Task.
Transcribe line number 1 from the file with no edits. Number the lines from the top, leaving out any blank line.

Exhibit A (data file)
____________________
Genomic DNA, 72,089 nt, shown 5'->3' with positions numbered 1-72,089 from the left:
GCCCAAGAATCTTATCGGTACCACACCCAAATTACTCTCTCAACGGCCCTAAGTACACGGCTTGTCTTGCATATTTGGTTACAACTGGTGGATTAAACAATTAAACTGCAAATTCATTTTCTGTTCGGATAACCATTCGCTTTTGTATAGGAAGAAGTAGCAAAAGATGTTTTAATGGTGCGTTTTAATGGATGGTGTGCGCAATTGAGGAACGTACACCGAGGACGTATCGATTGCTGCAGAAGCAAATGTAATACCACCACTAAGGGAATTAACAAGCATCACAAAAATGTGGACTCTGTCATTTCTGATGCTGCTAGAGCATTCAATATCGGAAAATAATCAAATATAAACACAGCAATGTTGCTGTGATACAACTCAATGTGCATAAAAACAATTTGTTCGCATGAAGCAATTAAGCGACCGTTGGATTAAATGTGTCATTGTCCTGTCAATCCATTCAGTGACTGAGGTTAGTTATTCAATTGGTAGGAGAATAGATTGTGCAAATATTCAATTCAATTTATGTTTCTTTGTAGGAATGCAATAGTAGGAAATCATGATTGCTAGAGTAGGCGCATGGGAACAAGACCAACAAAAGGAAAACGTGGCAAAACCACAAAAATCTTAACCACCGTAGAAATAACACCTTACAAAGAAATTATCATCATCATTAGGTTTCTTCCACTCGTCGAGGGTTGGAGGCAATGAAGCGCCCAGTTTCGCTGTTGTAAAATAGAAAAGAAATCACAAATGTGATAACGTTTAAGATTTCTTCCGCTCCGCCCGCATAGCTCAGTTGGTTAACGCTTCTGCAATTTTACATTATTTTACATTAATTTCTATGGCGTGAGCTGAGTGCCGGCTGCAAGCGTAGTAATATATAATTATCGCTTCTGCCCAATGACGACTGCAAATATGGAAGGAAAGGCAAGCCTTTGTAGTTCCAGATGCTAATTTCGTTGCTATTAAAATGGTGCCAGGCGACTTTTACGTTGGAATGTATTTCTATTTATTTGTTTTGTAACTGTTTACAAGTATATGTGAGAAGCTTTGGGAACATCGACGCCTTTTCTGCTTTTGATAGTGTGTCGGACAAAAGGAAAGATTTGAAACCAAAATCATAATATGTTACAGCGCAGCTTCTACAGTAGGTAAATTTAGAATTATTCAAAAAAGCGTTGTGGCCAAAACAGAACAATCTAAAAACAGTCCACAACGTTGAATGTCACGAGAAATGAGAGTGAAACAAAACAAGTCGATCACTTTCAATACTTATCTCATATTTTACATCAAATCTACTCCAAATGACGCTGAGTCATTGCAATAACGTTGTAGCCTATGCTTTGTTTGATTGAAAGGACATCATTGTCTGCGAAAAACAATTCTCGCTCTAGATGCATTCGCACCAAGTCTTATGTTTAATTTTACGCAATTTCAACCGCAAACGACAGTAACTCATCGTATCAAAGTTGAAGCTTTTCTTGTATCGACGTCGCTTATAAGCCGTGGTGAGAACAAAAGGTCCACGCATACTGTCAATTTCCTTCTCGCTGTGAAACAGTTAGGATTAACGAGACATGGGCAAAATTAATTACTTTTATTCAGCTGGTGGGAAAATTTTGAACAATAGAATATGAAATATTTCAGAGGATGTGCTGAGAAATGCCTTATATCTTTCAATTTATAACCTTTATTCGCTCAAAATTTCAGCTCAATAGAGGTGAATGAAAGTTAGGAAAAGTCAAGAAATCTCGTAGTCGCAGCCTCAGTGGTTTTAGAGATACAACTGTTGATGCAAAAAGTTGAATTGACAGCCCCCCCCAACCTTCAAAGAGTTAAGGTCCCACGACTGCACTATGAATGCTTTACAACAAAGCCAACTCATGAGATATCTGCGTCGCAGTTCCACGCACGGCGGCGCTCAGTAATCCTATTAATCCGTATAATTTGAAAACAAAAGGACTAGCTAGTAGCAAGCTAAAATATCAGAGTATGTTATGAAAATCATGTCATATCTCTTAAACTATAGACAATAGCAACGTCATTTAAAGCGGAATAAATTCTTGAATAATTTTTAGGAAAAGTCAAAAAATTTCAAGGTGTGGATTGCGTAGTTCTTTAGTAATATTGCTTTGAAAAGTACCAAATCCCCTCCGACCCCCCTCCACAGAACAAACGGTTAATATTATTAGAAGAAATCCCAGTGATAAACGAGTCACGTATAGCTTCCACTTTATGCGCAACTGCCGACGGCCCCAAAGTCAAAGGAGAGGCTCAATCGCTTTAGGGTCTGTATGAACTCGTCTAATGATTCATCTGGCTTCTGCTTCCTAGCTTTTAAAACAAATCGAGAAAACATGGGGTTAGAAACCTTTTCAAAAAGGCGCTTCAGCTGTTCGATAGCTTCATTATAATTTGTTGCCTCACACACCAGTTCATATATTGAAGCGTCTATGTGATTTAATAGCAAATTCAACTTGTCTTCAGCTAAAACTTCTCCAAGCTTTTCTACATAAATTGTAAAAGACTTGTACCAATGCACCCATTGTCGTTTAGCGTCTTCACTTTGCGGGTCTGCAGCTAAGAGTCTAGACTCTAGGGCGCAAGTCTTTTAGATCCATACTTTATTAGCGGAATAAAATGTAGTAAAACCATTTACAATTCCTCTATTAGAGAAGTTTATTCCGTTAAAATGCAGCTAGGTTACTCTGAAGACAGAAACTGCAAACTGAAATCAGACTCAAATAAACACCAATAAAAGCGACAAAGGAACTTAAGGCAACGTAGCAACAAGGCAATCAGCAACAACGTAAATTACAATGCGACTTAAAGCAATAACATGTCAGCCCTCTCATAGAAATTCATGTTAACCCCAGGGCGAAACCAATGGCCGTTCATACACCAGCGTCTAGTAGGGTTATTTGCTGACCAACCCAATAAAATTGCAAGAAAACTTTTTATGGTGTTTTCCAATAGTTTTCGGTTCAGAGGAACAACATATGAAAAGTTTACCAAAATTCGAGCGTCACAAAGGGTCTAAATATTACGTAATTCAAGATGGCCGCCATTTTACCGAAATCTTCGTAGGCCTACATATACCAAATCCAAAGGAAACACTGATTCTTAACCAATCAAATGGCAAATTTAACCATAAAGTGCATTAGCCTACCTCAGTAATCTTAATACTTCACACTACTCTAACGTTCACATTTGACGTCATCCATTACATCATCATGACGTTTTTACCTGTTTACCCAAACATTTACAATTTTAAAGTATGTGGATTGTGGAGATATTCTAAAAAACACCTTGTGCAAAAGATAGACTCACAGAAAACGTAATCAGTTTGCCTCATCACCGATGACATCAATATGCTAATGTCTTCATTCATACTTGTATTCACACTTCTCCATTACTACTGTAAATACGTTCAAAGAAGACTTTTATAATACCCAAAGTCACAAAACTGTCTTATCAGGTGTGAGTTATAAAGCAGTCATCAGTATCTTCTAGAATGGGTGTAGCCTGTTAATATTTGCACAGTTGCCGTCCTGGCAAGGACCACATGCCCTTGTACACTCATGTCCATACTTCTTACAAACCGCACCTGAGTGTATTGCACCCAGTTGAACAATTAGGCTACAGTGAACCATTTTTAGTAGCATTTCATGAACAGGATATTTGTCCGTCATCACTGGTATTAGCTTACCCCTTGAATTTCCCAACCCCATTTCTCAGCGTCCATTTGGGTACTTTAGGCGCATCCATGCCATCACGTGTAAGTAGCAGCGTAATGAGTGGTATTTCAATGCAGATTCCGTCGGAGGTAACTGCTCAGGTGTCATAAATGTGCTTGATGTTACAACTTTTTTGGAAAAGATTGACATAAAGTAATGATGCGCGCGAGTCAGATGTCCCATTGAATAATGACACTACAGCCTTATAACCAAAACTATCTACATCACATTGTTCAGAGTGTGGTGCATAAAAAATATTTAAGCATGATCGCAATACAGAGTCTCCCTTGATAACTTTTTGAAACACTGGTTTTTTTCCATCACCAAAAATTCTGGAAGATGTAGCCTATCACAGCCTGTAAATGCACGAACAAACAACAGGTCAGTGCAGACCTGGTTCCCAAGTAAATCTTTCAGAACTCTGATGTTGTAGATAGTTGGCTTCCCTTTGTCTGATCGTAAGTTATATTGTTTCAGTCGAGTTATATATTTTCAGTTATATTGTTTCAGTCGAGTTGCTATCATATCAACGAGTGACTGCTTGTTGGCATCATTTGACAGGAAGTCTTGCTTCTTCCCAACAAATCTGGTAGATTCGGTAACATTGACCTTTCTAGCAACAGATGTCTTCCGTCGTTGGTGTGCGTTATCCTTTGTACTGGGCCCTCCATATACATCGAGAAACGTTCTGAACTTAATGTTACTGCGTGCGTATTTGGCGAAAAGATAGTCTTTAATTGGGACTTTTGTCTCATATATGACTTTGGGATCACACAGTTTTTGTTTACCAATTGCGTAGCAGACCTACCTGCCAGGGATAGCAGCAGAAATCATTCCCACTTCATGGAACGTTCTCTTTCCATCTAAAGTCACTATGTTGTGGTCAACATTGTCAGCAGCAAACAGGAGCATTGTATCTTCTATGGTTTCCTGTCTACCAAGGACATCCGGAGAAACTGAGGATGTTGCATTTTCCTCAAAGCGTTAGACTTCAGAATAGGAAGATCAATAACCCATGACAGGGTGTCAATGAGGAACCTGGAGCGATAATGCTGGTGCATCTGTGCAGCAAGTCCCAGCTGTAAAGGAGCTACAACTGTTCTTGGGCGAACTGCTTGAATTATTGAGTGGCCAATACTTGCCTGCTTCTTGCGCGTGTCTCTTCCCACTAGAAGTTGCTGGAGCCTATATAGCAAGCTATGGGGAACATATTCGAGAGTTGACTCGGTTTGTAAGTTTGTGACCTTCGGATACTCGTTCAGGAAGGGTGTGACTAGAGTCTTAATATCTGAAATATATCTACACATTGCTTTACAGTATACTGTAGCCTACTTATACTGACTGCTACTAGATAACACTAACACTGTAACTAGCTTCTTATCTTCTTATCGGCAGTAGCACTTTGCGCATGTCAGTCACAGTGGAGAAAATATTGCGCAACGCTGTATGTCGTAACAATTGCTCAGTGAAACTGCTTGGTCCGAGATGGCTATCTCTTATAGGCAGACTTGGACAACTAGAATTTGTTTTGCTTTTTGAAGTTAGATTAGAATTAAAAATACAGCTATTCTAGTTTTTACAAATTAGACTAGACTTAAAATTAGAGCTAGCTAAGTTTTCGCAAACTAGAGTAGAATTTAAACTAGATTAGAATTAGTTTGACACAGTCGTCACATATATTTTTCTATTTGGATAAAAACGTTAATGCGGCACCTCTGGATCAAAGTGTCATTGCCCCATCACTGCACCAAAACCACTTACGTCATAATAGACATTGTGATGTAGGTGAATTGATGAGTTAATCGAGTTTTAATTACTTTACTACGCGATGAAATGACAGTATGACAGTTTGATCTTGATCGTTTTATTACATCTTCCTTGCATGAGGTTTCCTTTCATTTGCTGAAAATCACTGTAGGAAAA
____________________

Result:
Genomic DNA, 72,089 nt, shown 5'->3' with positions numbered 1-72,089 from the left: